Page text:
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'I couldn't have imagined I would end up in Athens'

Taher's story

'I couldn't have imagined I would end up in Athens'

Taher fled Afghanistan and found refuge in Greece, where he is helping to preserve its cultural heritage.
13 June 2014
Taher, a refugee from Afghanistan, is using his skills to help restore old buildings in Athens.

Taher has not only made Greece his second homeland – he has also dedicated his life to preserving its cultural heritage.

Working on marble, stone and plaster, the 43-year-old Afghan refugee is helping to restore the old capital of Athens. Together with his team (three Afghans, a Syrian and a Greek) he works as a contractor renovating buildings, such as the old General Chemical State Laboratory, the Piraeus Municipal Theater, the church of Ayios Konstantinos and buildings in Plaka, Monastiraki and Metaxourgeio. This is a trade he has been practicing since he was 13, when his parents smuggled him to Tehran to save him from the fighting in Afghanistan.

He tells us his story.

When I was just a kid in Tehran, by day I would work in a marble workshop and at night I would attend night-school. I discovered I had a natural talent and went to art school. Four years later I became a real professional. I specialized in Greek, Russian and Italian architecture, and have constructed houses in Iran and Dubai.

Back then, learning about how the Parthenon was built, I couldn’t have imagined I would end up in Athens. But my heart has always been in Afghanistan. I tried to return twice, but because of the war I couldn’t stay there. My desire to receive legal refugee status led me to the borders of Europe. While waiting for my application to be examined, I ended up in Argos picking up oranges – yet my hands yearned for the trowel. With patience and persistence, I sought employment as a building restoration worker in Athens.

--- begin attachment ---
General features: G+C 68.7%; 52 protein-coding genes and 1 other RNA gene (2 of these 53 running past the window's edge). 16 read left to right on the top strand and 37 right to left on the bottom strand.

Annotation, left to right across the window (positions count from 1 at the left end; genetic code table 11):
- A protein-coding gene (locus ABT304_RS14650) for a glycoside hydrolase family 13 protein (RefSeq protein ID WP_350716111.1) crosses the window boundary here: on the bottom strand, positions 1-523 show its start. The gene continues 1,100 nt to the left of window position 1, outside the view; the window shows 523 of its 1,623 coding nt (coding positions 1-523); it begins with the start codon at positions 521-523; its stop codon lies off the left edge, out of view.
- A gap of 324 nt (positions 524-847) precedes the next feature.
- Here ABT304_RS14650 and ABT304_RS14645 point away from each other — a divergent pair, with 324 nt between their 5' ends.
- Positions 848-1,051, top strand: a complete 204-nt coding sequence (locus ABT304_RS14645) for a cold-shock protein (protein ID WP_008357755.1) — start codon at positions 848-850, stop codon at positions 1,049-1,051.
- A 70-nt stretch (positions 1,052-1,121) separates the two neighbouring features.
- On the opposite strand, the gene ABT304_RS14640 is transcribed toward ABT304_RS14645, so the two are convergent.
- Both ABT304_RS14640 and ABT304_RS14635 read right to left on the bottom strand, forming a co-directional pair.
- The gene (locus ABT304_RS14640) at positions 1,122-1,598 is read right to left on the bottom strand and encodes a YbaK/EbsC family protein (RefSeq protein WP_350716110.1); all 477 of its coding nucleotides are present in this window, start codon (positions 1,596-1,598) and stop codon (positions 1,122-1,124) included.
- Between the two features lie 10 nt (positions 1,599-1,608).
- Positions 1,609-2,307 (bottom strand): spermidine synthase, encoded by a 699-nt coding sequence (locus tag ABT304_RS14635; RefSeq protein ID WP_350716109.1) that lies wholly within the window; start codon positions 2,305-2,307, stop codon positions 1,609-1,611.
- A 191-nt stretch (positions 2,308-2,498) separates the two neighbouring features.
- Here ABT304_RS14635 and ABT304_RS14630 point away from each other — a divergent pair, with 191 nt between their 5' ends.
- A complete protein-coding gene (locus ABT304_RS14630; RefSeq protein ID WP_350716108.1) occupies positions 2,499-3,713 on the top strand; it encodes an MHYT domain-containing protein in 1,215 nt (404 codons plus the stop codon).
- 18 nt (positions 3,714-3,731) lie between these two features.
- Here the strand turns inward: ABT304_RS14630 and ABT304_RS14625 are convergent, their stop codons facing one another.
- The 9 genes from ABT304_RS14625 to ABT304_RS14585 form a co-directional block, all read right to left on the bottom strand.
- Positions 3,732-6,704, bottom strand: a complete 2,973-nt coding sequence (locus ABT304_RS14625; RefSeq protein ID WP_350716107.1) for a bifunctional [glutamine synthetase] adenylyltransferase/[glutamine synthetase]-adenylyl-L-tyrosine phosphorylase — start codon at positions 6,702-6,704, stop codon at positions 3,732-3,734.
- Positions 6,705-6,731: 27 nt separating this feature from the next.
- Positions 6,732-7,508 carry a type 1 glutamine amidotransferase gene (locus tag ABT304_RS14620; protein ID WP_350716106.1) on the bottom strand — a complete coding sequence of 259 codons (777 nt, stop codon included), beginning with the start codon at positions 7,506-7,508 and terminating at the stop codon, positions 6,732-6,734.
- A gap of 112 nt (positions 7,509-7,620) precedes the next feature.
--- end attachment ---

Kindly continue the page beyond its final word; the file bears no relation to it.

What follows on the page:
One morning in 2004, I was outside the National Technical University of Athens (NTUA), where a large renovation project was about to commence. I walked up to one of the engineers and asked for work. Hesitantly, he showed me what I had to do and asked for a sample of my work to compare with other offers. So, surrounded by architects and engineers, I began making models and plans. At some point, the foremen came around and asked me where I was from. "That’s settled then!", they exclaimed. "Let the Taliban work on everything!", they told me jokingly. I am very proud of the NTUA. I am also proud of my children who grew up in Greece. My spare time is dedicated to the Afghan community – my goal is the rapprochement between Greece, my second homeland, and Afghanistan.